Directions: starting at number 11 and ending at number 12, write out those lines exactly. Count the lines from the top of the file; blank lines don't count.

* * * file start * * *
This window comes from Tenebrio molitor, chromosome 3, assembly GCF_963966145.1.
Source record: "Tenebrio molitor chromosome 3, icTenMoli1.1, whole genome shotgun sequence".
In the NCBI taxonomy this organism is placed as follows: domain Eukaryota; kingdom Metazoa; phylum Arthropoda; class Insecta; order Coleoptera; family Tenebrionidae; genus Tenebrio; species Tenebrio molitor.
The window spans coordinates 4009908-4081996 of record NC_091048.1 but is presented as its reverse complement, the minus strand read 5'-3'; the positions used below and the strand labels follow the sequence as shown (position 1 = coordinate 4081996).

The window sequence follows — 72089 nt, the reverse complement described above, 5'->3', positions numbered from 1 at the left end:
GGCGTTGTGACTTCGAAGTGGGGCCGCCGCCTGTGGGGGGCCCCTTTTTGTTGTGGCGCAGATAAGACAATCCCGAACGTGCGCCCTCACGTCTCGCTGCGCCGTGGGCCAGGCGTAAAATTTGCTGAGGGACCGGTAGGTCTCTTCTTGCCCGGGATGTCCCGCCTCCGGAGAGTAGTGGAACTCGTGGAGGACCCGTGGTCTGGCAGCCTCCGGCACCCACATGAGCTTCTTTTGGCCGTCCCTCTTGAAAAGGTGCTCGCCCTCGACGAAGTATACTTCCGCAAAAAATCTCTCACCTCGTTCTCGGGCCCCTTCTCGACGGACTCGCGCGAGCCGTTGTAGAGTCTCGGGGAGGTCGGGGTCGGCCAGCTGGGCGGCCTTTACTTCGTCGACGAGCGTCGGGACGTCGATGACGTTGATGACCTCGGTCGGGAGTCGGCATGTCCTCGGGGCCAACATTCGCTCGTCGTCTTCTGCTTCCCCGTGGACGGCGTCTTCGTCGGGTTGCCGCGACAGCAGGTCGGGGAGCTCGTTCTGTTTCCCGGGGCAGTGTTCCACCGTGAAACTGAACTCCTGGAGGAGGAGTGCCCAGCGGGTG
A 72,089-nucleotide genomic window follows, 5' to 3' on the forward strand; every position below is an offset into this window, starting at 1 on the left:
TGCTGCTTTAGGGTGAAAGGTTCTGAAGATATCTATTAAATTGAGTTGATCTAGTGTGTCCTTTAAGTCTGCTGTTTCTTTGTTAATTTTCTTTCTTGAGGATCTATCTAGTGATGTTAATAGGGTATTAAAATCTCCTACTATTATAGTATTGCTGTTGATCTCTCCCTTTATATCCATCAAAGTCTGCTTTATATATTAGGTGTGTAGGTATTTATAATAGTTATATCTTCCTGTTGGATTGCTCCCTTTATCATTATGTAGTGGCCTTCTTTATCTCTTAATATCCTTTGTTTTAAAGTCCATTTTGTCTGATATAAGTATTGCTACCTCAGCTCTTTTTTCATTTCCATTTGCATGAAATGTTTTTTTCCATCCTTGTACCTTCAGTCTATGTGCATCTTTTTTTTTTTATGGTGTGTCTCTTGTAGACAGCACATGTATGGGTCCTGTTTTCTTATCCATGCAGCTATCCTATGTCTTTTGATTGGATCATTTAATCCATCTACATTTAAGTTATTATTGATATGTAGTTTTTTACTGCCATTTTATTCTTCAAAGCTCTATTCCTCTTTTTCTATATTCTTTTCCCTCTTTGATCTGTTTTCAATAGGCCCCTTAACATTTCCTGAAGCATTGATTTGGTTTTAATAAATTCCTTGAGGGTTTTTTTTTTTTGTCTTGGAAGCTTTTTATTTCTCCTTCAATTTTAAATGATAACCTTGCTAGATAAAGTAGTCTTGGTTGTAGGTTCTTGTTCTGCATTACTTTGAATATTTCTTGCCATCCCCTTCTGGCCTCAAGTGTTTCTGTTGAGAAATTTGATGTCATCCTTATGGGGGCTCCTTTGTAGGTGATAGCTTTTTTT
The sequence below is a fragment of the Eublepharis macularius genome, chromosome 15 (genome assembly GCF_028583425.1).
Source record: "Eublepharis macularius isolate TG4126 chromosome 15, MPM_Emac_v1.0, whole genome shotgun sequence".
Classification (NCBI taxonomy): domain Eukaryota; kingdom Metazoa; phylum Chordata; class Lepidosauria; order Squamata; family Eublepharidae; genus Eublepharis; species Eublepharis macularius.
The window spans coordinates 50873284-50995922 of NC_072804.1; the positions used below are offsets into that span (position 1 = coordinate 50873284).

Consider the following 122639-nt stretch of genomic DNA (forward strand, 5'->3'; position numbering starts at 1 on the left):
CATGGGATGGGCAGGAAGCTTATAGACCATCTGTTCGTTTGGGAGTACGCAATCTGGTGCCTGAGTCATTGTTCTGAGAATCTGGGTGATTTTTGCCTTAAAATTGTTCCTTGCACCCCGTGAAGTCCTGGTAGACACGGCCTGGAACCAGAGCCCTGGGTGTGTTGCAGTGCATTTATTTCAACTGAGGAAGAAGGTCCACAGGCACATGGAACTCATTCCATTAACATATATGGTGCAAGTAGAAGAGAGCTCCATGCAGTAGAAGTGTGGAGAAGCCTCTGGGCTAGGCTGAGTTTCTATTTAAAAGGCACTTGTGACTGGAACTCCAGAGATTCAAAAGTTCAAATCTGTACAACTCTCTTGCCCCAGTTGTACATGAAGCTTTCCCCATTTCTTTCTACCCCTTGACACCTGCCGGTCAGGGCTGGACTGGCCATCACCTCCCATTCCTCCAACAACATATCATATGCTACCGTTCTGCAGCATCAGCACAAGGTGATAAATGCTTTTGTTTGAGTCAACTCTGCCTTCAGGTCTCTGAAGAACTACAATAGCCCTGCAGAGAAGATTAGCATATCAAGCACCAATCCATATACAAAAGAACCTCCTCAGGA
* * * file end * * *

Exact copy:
Classification (NCBI taxonomy): domain Eukaryota; kingdom Metazoa; phylum Chordata; class Lepidosauria; order Squamata; family Eublepharidae; genus Eublepharis; species Eublepharis macularius.
The window spans coordinates 50873284-50995922 of NC_072804.1; the positions used below are offsets into that span (position 1 = coordinate 50873284).